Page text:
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GREATER MANCHESTER: Hanukkah 2021 – When is it and where does it come from?

GREATER MANCHESTER: Hanukkah 2021 – When is it and where does it come from?

Leicester Road in Salford. Pictured in November 2020. Credit: Google Maps. Caption: Joseph Timan. Permission for use for all LDRs partners.

Jewish communities in Greater Manchester will start celebrating Hanukkah this weekend – and unlike last year, they will be able to enjoy it together.

The Jewish festival of light, which lasts eight nights, involves lighting candles on a menorah, eating fried foods and playing with spinning tops called dreidels.

But communities across the region were not allowed to celebrate Hanukkah with other households last year as Tier 3 rules banned meeting in most places.

Covid-safe Hanukkah celebrations, such as drive-in candle lighting events, took place instead of the usual mass gatherings in public squares and parks.

However, despite the infection rate remaining relatively high in boroughs like Salford, Bury and Trafford, the celebrations can go ahead as usual this year.

What is Hanukkah?

Hanukkah is a holiday that celebrates the story of the Maccabees – Jews who rebelled against King Antiochus, the Seleucid ruler of Judea and Samaria.

In the second century B.C. modern-day Israel was ruled by the Seleucids who were Greek-Syrian. They tried to force the Jews not to follow their religion.

A small band of Jews, led by Judah the Maccabee, rose up and defeated them.

After they liberated the second temple, a miracle was said to have happened.

A multi-branched candelabra known as a menorah was lit and despite the Maccabees only finding a small drop of oil, enough to burn for one day, the oil ended up lasting for eight nights – enough time for more oil to be resupplied.

When is Hanukkah?

The ‘festival of light’ usually falls in December, but as it follows the Jewish lunisolar calendar, it can fall in late November or coincide with Christmas.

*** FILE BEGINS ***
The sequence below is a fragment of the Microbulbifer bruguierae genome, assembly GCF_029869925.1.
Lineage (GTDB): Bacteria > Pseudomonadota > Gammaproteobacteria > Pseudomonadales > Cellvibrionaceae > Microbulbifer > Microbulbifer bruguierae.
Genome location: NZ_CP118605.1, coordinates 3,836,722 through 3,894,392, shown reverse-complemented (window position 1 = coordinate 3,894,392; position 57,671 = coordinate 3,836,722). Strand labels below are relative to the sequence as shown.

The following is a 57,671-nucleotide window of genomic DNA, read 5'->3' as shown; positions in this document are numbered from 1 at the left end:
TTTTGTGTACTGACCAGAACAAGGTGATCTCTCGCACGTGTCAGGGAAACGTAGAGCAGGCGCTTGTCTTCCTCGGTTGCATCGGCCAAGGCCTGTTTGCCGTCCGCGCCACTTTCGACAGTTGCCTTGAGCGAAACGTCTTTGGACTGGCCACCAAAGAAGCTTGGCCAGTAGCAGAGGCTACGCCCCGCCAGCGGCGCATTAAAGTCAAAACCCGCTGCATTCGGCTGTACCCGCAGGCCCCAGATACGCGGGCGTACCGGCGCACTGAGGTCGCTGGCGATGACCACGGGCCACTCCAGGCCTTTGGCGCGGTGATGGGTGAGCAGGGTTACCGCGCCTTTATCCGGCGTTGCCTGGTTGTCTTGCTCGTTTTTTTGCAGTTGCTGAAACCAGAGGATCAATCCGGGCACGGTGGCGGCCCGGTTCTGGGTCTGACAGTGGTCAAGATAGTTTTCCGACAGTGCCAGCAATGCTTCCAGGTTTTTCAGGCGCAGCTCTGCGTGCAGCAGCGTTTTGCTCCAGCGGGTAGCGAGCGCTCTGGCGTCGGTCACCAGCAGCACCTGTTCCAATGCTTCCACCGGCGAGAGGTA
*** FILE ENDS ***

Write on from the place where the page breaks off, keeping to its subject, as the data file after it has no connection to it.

The celebration takes place in the longest and darkest month of the year.

To mark the miracle, Hanukkah lasts for eight days, starting on the 25th of Kislev, four days before the new moon – the darkest night of the month.

This year, the evening of Sunday, November 28 marks the start of Hanukkah.

The eight-day celebration will end on the evening of Monday, 6 December.

How is Hanukkah celebrated?

The traditional celebrations of the Jewish wintertime ‘festival of lights’ involves a nightly menorah lighting, special prayers and foods fried in oil.

One extra candle is lit each night until all eight are burning on the final night.

Each candle on the nine-branch candelabra, which is called the hanukkiah, is lit by the shamash – a special candle which sits a bit higher or lower than the rest.

Children play with dreidels – square spinning tops – marked with one of four Hebrew letters on each side which stand for “a great miracle happened there”.

The dreidel gambling game stems from the Greek-Syrian rule when Jews were prevented from studying the Torah, the Hebrew bible, and so whenever a soldier walked by, they would play with dreidels to hide their learning.

As the Hanukkah miracle involved oil, it is customary to eat foods fried in oil – traditionally in Europe this includes potato latkes and jam-filled doughnuts.

What do you say at Hanukkah?

There are different spellings of ‘Hanukkah’, which is often spelt ‘Chanukah’, because it is a Hebrew word which is not easy to transliterate into English.

To wish someone a happy Hanukkah, you can say Hanukkah Sameakh which is pronounced sah-MEY-akh using a hard ‘k’ sound from the back of the throat.

Russell Conn, who is the president of the Jewish Representative Council of Greater Manchester and Region said: “As we approach the Chanukah, the Festival of Light, we must express our gratitude that we are now able to meet again in person after the last traumatic 18 months.

“As the light of the Chanukiah dispels the winter gloom may we all bask in the light that it spreads and may we all have a wonderful holiday.

“Wishing the whole community a Happy Chanukah and in advance a Merry Christmas and holiday.”

Salford mayor Paul Dennett and his deputy, Broughton councillor John Merry, added: “All Salford’s communities have had a challenging 12 months, so it is really fitting that Hanukkah, a wonderful festival of light, celebrates the principle that a little bit of light can drive out much darkness. We wish everyone safe, healthy and happy celebrations – Hanukkah Sameach!”

Words: Joseph Timan, Local Democracy Reporter


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